A will is probably the part of an estate plan with which Coloradans are most familiar. Today we will talk about how a will can help with the orderly winding down of your affairs after your death in the way that you direct.
The divorce rate amongst those over the age of 50 is on the rise. This poses a unique set of issues, including the impact of the divorce on estate planning. Three specific ways divorce can impact estate planning considerations in these situations include:
Putting together an estate plan can help to reduce the risk of conflict when it comes time to manage a loved one’s estate. The creator’s plan can provide loved ones with guidance on the distribution of the assets within the estate.
Part of a comprehensive estate plan is coordinating your account beneficiary designations with your will, trusts, gifting and other estate planning techniques. In other words, when you do your 2020 estate plan checkup, you and your attorney should sit down and look comprehensively at the wider picture of your wealth that includes life insurance, annuity and retirement account beneficiaries that you have designated.
Creating safety nets and directing your affairs after death are not always top of list. But in this season of togetherness with family and evaluating who and what is important in your life, estate planning really is a logical focus. If you have avoided futures planning, the new year can be a time to direct attention to your long-term affairs and consult an attorney about your estate planning needs
Colorado law provides that when a surviving spouse is disinherited by or receives little under the terms of their deceased spouse’s will, the survivor has the right to take an elective share of the estate instead of what the will provides. Basically, and from a public policy standpoint, the spouse’s elective share is a legal vehicle to provide support for a spouse whose deceased spouse left them little or nothing.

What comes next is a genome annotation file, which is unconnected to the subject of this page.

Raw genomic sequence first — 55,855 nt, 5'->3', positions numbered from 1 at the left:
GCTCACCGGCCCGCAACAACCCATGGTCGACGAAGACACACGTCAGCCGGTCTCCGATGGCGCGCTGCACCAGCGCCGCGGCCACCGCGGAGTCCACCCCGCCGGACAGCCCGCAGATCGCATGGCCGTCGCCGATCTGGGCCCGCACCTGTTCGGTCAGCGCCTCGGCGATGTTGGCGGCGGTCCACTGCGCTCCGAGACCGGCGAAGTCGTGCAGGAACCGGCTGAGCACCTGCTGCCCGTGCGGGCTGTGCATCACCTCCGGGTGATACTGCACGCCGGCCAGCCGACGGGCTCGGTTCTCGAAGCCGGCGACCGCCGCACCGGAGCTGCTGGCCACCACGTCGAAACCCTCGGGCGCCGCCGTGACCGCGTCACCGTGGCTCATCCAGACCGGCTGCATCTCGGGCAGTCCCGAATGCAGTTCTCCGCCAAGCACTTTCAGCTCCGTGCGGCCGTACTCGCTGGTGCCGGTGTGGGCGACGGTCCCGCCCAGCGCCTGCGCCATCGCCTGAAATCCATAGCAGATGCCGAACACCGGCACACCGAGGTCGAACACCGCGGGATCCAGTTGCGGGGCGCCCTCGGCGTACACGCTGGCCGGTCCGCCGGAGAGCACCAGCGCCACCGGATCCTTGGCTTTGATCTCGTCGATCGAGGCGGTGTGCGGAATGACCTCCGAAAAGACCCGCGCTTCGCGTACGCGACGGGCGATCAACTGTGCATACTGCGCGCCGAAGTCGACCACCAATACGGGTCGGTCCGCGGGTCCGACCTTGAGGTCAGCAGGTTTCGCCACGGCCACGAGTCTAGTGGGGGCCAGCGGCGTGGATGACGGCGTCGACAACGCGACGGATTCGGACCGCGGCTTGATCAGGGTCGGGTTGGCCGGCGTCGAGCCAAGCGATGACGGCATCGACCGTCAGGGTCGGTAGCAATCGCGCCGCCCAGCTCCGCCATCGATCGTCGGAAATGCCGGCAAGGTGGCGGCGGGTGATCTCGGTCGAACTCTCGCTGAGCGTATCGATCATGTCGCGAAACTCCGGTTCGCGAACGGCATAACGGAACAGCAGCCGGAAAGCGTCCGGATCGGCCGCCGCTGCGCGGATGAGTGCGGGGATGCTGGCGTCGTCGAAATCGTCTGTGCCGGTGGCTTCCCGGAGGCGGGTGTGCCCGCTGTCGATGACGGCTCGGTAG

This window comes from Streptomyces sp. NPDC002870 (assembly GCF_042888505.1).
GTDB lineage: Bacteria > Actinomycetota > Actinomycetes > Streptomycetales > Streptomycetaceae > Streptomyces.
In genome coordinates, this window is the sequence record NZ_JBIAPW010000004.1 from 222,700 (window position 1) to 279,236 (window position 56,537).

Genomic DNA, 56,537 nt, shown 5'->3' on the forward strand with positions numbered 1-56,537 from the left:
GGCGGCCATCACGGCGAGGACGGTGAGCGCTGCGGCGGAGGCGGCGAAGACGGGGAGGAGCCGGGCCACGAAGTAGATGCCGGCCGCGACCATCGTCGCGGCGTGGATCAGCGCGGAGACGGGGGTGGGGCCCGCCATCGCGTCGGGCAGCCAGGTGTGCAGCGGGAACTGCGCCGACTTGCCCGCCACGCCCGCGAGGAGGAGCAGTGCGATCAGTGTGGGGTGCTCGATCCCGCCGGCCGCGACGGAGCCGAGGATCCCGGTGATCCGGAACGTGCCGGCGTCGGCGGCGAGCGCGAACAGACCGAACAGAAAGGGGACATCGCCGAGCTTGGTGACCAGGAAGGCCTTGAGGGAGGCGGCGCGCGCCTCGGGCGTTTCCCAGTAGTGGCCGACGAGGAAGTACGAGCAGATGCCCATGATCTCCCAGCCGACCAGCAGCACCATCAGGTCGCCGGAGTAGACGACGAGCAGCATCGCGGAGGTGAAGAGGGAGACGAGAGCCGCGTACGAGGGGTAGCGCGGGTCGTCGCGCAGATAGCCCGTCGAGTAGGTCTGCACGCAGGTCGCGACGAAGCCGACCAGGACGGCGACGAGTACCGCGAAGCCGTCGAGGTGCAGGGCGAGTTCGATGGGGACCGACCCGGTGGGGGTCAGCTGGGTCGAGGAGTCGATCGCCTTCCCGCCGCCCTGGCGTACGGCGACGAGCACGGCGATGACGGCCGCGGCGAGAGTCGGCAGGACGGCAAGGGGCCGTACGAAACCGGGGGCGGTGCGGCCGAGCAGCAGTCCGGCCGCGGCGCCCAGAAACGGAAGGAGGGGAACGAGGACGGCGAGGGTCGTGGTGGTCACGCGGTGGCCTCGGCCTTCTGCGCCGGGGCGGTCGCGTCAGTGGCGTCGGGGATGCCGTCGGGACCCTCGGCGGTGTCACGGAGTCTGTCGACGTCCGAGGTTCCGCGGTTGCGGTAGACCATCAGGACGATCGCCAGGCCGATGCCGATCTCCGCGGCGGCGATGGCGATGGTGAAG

Colorado probate law provides a legal remedy for a surviving spouse when the other spouse dies with a will executed before the marriage that does not provide for the surviving spouse. In May, the Colorado Court of Appeals decided that a surviving spouse was not eligible to take an omitted spouse share of her deceased husband’s estate because he had named her the beneficiary of $4 million in life insurance proceeds and $410,806 in retirement benefits. They also had owned $52,000 in money accounts jointly.
Many people have heard of the recent phenomenon of “döstädning” — Swedish death cleaning. The idea is that a person should sort through and pare down their possessions in anticipation of death so that family will not have to do it.
According to a new CNBC article, 17 percent of divorced or widowed people marry again, citing the U.S. Census Bureau. Interestingly, the remarriage rate has increased only among people 55 and older.
When a person passes away, he or she usually leaves behind not only assets, but also valid debts and liabilities. At our law firm, we sometimes represent creditors trying to collect debts that survive the deaths of the deceased people who became liable for those debts during their lifetimes.